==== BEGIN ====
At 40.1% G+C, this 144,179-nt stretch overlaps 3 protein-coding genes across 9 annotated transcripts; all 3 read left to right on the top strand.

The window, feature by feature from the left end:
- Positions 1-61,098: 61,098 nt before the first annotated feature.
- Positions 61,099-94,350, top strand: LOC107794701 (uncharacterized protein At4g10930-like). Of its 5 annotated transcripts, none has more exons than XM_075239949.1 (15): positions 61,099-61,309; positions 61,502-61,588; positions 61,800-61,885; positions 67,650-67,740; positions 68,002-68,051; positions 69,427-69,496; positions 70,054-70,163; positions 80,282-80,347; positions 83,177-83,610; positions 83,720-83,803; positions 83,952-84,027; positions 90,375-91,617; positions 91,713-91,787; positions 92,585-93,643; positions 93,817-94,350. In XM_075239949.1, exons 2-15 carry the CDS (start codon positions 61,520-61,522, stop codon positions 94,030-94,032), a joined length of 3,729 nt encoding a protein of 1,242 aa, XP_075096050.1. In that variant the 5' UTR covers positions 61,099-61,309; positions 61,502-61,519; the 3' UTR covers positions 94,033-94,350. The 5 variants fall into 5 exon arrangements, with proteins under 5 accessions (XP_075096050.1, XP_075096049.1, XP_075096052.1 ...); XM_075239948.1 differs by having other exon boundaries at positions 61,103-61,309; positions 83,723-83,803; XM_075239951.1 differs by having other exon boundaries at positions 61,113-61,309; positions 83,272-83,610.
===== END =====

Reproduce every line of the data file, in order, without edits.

At 40.1% G+C, this 144,179-nt stretch overlaps 3 protein-coding genes across 9 annotated transcripts; all 3 read left to right on the top strand.

The window, feature by feature from the left end:
- Positions 1-61,098: 61,098 nt before the first annotated feature.
- Positions 61,099-94,350, top strand: LOC107794701 (uncharacterized protein At4g10930-like). Of its 5 annotated transcripts, none has more exons than XM_075239949.1 (15): positions 61,099-61,309; positions 61,502-61,588; positions 61,800-61,885; positions 67,650-67,740; positions 68,002-68,051; positions 69,427-69,496; positions 70,054-70,163; positions 80,282-80,347; positions 83,177-83,610; positions 83,720-83,803; positions 83,952-84,027; positions 90,375-91,617; positions 91,713-91,787; positions 92,585-93,643; positions 93,817-94,350. In XM_075239949.1, exons 2-15 carry the CDS (start codon positions 61,520-61,522, stop codon positions 94,030-94,032), a joined length of 3,729 nt encoding a protein of 1,242 aa, XP_075096050.1. In that variant the 5' UTR covers positions 61,099-61,309; positions 61,502-61,519; the 3' UTR covers positions 94,033-94,350. The 5 variants fall into 5 exon arrangements, with proteins under 5 accessions (XP_075096050.1, XP_075096049.1, XP_075096052.1 ...); XM_075239948.1 differs by having other exon boundaries at positions 61,103-61,309; positions 83,723-83,803; XM_075239951.1 differs by having other exon boundaries at positions 61,113-61,309; positions 83,272-83,610.